This lecture will explore the intersection of Jewish Studies and Digital Humanities in general, and the myriad ways in which new technologies affect the field of Jewish History in particular. Importantly, the digital turn in Jewish Studies needs to be historicised; as is the case for the humanities in general, applications of computing in Jewish Studies go back at least 60 years.
And as is true for the humanities in general, we should be careful to differentiate engagements with technology in the various (sub-)disciplines that Jewish Studies incorporates, while remaining attentive to common methodological and epistemological questions. In my lecture I will address these broader issues and ask what specific characteristics, if any, Jewish Studies scholars face, before delving into the specific challenges for Jewish historical research. I will then discuss how digital approaches have been, are, and could be harnassed to address these.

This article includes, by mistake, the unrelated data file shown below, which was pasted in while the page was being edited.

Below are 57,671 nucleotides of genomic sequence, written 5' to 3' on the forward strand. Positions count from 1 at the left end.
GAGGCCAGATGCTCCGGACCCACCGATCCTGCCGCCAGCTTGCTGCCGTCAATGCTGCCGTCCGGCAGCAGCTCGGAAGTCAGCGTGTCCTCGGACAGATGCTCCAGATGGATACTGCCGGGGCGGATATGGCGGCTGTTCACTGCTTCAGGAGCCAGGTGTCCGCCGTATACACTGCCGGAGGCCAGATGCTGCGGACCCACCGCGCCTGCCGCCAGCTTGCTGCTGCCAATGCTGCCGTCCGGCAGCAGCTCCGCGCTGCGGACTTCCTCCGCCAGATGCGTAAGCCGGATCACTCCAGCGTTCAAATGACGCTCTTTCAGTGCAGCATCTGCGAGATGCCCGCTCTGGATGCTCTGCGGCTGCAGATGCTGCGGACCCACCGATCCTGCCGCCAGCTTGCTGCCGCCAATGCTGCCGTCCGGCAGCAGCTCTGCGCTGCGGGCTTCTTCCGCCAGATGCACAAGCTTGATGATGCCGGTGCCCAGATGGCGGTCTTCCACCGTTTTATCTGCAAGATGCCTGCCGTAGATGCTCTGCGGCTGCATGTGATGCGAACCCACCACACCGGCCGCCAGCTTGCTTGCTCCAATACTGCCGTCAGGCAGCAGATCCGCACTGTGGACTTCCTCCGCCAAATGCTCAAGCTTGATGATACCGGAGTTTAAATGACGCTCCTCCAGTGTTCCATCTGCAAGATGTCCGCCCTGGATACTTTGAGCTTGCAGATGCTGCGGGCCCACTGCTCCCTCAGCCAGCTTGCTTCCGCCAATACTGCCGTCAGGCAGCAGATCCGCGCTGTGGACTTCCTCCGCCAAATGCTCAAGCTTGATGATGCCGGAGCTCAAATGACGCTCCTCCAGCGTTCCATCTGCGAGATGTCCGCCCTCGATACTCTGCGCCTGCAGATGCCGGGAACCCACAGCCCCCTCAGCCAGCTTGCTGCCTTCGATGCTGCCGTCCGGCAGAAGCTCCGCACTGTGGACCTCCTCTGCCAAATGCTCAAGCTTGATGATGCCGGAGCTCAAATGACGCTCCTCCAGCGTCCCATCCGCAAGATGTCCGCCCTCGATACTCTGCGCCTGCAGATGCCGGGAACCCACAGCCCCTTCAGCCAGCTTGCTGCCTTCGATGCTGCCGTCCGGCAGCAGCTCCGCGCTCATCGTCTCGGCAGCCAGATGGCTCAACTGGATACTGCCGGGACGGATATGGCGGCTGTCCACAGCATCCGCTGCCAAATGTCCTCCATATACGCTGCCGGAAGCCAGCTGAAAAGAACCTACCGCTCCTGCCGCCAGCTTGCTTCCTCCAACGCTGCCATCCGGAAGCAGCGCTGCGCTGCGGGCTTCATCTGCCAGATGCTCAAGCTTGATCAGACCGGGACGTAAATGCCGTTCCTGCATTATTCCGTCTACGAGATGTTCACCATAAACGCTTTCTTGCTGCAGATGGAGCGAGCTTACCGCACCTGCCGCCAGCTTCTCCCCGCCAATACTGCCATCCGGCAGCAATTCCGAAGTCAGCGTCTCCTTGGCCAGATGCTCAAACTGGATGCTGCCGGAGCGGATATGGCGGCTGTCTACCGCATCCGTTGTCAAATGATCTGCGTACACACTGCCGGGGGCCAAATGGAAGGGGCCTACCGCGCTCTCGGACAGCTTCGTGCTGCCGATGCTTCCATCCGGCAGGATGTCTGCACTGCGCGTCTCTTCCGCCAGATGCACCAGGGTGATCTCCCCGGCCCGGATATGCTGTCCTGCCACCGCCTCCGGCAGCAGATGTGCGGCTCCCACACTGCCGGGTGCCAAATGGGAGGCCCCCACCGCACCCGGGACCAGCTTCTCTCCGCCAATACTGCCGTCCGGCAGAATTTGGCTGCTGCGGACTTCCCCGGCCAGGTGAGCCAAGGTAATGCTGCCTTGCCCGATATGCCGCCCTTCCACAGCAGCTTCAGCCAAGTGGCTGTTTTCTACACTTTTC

As digitisation opens up new avenues for research, and can help overcome the classic problem of dispersal of sources, a crucial question to ask is what (Jewish) heritage is being digitised and which stories about the (Jewish) past can (and cannot) be told using them.
What are the politics of digitisation in the context of Jewish history and how can we ensure that the offline Jewish historical record remains as relevant as its online counterpart in an age where more and more scholars move to using online resources? In short, how does the digital turn affect Jewish historical research and how can we bring about the full potential of the digital turn for research into Jewish history?
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